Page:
Dark Phoenix destined to split audiences as much as it splits character

Movie Review: Dark Phoenix

Simon Kinberg reignites Dark Phoenix with an emotional match that strikes gritty issues, and challenges superhero stereotypes by featuring a morally conflicted, and ultra-powerful, woman in the lead. No wonder the fan boys hate it so much.

Dark Phoenix

3.5/5

Starring: Sophie Turner, James McAvoy, Jennifer Lawrence, Michael Fassbender, Tye Sheridan, Nicholas Hoult, Jessica Chastain

Directed by: Simon Kinberg

Running time: 1 hr 53 minutes

Rating: PG-13

Opens wide June 7, 2019

By Katherine Monk

In a world where we can take just about everything literally, Jean Grey is the grey zone. A member of the X-Men, an Omega-level mutant and a childhood survivor of a fiery car crash, Jean Grey isn’t like all the superheroes we’ve come to know over the last 30 years of cinema.

Yeah, she’s beautiful and she fills out a Spandex onesie with suggestive curves — the way all superhero women can — but Jean Grey is troubled. Really troubled, and we know this because we watched her change sides a few times over.

In the original X-Men franchise she was played by former supermodel Famke Jannsen, and she wrestled with her feelings for Wolverine while married to Cyclops. She was also torn between her admiration for Professor Xavier, and her outsider sympathy with Magneto.

Now ranked as one of the top ten super villains of all time (and the only female to make the list), Jean Grey is largely seen as Dark Phoenix. But how did this good girl go bad?

That’s the question Dark Phoenix seeks to answer as it gives Jean Grey the full protagonist treatment, beginning in the back of the family car — where little Jean is arguing with her parents about what kind of music they should listen to.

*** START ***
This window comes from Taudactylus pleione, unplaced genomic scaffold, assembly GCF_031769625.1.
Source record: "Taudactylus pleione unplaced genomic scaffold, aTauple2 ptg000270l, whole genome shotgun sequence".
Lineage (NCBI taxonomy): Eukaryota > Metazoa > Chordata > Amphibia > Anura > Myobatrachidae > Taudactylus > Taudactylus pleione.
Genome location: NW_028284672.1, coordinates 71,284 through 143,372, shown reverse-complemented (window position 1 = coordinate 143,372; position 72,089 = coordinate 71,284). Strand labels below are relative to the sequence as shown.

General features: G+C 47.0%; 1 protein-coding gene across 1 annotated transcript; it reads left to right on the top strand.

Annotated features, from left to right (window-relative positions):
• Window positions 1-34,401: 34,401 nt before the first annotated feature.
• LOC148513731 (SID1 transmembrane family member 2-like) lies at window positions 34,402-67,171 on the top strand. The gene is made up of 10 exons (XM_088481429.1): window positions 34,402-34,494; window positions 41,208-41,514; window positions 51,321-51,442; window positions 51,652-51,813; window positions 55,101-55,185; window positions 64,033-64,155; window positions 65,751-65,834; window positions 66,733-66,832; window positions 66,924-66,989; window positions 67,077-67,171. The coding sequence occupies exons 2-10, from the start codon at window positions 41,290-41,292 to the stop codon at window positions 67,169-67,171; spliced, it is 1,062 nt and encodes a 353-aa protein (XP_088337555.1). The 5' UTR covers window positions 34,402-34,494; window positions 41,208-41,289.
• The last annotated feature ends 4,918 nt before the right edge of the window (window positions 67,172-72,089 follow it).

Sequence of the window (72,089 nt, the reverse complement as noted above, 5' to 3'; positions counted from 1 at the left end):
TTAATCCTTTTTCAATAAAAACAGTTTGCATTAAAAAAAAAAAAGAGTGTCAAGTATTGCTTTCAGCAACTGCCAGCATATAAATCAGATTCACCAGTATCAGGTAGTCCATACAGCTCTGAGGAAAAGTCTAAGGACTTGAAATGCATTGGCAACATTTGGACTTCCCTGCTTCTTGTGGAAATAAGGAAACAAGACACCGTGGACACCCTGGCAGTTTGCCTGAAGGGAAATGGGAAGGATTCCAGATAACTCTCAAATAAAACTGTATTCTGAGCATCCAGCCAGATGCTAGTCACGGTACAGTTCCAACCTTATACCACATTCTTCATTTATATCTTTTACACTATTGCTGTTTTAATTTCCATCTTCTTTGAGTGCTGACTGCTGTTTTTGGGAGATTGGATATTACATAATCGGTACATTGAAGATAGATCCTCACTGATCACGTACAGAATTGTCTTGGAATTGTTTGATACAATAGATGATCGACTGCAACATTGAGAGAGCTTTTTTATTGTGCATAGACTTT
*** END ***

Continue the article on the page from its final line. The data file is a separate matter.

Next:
Now ranked as one of the top ten super villains of all time (and the only female to make the list), Jean Grey is largely seen as Dark Phoenix. But how did this good girl go bad?

It’s a friendly family chat, but it all turns ugly quickly. The radio dial starts turning on its own. Jean starts to hold her temples yelling “stop! quiet!” Her mother turns around and asks Jean: “Are you doing this?” And then, crash.

Jean is orphaned, leaving her to find a new home with Professor Xavier (James McAvoy) and his school for mutants. She thrives, finds new friends and falls in love. She becomes part of Professor Xavier’s new squad of crime fighters called The X-Men, and feels a sense of purpose by proving to the world that mutants can be a force of good.

It’s on an X-Men mission with Raven/Mystique (Jennifer Lawrence) and the rest of the gang that Jean Grey starts to change — and it’s all Xavier’s fault. He asks Phoenix to put herself in harm’s way to protect an astronaut marooned on a debilitated shuttle. A chunk of free-floating solar plasm is drifting toward them, and Jean decides to stop it using her body.

Zap! Like a bug hitting an electrified screen, Jean Grey lights up and starts cooking. She blows up — and yet, all her little pieces miraculously recombine and she’s back to being Jean Grey. Or so she thinks.

It’s a matter of fan boy debate about whether Jean is possessed by the forces of the Dark Phoenix, or whether they’re a dormant part of her inherent personality. It’s an existential question that’s been played out before in other X-Men movies — again, without any definitive answer. Either way, Jean Grey is a potential benefactor or a powerful villain — which makes her one of the most interesting superheroes of all time because, in many ways, she’s the most like us.